Connecting across continents

There’s only so much students can learn about the world from the static pages of a textbook. Meeting people from other countries face-to-face provides unique insight into the world’s varied cultures, and the Internet is making this possible in unprecedented ways. To increase global connections, we’re working with First Lady Michelle Obama, the State Department and the Global Nomads Group, to connect students across continents over Google+ Hangouts.

As a keystone event in The White House’s Africa Tour, the First Lady will host a Google+ Hangout On Air from the SciBono Discovery Center in Johannesburg this Saturday at 9:30 a.m. EDT. After Mrs. Obama shares her thoughts on the importance of education, students in Johannesburg, L.A., Houston, New York, and Kansas City will get the chance to talk with one another directly, sharing ideas about education in their countries face-to-face-to-face—it’s a 21st-Century pen pal program, hosted by the First Lady. (RSVP to watch.)

The discussion won’t stop there. This Hangout On Air kick-starts a series of global exchanges on Google+, organized by the State Department and the Global Nomads Group, a nonprofit organization that facilitates cultural exchanges, launching early in the new school year. During the summer, students are encouraged to join the Global Nomads Group’s Google+ Community, “Connecting Continents,” to discover and connect with peers around the world. We look forward to announcing the next hangouts in the near future—stay tuned to the Global Nomads Community for details.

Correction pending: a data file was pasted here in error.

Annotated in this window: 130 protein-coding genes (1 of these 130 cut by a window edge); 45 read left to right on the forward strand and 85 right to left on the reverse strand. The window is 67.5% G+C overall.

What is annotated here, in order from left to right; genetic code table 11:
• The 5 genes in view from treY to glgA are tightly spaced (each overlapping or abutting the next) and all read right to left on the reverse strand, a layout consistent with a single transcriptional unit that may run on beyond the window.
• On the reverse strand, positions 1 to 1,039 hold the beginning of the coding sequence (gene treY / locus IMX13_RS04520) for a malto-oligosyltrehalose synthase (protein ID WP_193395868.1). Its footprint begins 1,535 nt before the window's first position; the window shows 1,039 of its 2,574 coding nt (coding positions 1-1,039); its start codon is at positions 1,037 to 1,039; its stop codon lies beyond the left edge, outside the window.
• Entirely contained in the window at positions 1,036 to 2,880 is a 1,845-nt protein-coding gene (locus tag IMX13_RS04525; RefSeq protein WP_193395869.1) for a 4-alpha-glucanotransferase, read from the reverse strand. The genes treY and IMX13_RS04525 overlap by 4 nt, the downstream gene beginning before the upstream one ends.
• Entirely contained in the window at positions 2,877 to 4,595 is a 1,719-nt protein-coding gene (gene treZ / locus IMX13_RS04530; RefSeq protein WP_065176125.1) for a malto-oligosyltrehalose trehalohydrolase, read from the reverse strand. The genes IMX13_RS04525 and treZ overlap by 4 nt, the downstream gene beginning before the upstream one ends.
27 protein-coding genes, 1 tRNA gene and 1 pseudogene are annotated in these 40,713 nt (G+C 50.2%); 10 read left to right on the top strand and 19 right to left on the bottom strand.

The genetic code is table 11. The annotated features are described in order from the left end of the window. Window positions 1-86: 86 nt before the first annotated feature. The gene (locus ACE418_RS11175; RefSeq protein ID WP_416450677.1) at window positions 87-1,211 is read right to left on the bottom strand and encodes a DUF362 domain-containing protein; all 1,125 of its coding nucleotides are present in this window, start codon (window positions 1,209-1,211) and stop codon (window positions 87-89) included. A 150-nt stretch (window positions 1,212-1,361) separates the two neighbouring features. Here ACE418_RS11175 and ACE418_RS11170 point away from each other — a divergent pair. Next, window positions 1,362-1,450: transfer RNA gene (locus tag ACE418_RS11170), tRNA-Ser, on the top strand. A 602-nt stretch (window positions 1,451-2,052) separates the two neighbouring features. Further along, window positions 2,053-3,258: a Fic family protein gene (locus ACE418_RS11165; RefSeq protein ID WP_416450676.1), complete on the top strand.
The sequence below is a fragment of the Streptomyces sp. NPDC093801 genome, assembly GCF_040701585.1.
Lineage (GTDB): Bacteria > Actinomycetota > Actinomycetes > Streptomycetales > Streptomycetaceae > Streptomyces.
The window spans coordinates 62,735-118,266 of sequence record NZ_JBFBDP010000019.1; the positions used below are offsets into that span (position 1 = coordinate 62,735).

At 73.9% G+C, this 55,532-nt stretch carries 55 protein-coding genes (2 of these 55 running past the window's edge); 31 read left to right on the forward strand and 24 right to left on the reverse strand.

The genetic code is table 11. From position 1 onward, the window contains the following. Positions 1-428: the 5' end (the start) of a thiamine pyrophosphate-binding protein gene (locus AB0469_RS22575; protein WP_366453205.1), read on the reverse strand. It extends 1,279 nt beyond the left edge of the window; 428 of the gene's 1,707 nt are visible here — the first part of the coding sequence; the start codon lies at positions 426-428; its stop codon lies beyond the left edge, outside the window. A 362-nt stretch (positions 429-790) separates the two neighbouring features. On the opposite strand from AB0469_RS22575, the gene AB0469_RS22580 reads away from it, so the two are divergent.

Secretary of State John Kerry kicks off “Hangouts at State” series on Google+

Over the past year, Google+ has been used across the globe to connect people and enable free expression—from Syria Deeply, an independent news site which regularly uses Google+ and Hangouts to report about the crisis in Syria to Tom Fletcher, the British Ambassador to Lebanon, who issues dispatches from one country to another via Hangout.

Today, the U.S. Department of State is building on this trend by announcing a new series of discussions called “Hangouts at State.” Each month, these conversations will bring people together across global boundaries to discuss the most pressing U.S. foreign policy issues, like democracy promotion, human rights, counterterrorism efforts, economic development, climate change and drug interdiction.